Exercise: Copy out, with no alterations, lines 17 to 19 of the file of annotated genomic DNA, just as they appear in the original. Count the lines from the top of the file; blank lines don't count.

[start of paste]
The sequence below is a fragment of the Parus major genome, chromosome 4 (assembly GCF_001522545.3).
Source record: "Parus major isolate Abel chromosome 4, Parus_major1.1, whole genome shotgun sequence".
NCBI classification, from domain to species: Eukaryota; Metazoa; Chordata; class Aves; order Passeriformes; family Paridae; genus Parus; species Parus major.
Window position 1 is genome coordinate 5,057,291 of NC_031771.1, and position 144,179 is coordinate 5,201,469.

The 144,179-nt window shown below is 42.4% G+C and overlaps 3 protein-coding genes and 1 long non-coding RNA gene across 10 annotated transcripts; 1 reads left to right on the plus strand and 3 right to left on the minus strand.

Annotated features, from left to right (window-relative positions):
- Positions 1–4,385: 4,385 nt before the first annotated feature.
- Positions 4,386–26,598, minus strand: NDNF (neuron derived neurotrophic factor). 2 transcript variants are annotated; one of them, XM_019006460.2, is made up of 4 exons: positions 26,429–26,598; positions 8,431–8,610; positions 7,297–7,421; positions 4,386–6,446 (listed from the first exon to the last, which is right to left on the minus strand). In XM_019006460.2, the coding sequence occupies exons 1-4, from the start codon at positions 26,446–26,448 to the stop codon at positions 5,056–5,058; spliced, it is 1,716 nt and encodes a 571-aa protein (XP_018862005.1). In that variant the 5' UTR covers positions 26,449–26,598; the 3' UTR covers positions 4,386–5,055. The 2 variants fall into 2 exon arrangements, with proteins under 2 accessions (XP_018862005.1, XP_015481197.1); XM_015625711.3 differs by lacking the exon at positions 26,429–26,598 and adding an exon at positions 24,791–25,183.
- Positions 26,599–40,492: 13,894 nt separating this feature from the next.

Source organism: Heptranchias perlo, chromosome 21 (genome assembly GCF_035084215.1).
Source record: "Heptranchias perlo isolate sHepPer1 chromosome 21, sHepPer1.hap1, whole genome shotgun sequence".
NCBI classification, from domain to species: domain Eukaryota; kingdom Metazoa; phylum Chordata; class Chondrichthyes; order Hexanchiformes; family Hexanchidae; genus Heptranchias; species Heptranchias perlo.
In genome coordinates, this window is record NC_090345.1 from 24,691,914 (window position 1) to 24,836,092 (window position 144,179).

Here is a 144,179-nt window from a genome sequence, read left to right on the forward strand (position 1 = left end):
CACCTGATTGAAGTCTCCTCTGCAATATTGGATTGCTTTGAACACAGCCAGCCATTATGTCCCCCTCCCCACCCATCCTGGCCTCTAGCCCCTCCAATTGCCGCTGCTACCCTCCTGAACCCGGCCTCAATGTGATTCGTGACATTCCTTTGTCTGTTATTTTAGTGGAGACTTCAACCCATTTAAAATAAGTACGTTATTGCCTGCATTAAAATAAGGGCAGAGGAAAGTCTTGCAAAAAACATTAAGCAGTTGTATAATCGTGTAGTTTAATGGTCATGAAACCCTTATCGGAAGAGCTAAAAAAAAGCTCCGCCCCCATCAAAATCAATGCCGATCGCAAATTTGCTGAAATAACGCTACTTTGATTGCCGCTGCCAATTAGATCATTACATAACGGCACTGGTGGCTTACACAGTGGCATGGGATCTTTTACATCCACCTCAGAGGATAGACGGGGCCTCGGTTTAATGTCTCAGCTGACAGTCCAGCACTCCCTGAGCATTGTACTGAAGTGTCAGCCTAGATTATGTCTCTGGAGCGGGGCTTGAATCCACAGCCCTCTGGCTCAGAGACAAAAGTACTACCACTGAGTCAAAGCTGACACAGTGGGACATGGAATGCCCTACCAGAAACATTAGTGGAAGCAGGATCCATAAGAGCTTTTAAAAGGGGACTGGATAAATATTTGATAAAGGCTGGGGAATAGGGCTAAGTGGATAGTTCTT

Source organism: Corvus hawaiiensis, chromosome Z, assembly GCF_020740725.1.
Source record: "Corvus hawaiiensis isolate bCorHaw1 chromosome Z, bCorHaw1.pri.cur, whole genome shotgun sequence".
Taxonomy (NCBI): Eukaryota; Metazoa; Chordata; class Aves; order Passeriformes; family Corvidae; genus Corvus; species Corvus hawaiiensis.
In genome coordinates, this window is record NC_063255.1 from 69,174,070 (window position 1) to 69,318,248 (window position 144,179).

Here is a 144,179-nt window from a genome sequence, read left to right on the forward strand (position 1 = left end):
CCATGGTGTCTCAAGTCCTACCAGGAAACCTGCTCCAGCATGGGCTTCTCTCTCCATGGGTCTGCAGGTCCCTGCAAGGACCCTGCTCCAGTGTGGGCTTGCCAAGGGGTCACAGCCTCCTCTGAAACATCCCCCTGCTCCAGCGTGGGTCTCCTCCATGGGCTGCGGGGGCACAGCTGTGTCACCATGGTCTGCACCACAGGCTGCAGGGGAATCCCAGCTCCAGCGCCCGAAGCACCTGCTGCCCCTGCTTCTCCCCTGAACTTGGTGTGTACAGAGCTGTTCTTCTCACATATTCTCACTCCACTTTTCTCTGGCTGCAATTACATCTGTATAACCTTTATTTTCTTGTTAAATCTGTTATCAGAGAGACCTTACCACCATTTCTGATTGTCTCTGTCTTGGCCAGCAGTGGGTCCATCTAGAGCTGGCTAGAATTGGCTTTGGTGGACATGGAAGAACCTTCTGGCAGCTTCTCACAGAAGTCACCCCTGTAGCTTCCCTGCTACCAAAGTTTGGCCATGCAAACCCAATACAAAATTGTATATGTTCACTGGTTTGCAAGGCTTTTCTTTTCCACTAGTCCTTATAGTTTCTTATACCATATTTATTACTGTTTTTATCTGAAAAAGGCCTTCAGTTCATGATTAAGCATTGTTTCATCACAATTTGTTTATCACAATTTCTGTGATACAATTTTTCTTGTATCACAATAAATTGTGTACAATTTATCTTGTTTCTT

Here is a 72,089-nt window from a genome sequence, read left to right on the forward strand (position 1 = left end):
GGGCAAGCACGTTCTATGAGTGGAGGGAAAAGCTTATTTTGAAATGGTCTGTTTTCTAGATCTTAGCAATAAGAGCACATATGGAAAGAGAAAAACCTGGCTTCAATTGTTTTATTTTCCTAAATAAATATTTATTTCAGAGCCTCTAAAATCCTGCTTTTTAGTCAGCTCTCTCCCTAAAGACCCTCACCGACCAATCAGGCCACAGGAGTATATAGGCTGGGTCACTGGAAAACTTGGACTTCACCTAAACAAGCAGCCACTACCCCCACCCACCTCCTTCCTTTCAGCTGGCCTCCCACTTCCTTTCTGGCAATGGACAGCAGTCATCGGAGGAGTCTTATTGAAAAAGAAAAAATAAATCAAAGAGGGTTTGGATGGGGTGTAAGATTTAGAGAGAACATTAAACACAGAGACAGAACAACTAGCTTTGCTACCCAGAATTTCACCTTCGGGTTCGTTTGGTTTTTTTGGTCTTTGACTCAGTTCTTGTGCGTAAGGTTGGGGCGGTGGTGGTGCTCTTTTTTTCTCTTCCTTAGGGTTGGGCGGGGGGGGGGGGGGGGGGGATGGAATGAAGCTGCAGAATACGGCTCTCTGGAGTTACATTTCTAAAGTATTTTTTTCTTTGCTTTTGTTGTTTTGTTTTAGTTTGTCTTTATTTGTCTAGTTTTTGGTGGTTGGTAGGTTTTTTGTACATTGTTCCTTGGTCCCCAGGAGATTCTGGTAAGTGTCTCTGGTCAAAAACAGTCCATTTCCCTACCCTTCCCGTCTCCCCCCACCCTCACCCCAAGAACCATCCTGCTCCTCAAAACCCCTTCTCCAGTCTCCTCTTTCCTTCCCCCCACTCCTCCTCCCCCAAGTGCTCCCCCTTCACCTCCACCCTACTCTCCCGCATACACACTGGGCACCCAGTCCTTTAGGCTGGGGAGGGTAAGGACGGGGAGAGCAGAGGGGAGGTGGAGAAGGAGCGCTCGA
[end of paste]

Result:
Source record: "Corvus hawaiiensis isolate bCorHaw1 chromosome Z, bCorHaw1.pri.cur, whole genome shotgun sequence".
Taxonomy (NCBI): Eukaryota; Metazoa; Chordata; class Aves; order Passeriformes; family Corvidae; genus Corvus; species Corvus hawaiiensis.
In genome coordinates, this window is record NC_063255.1 from 69,174,070 (window position 1) to 69,318,248 (window position 144,179).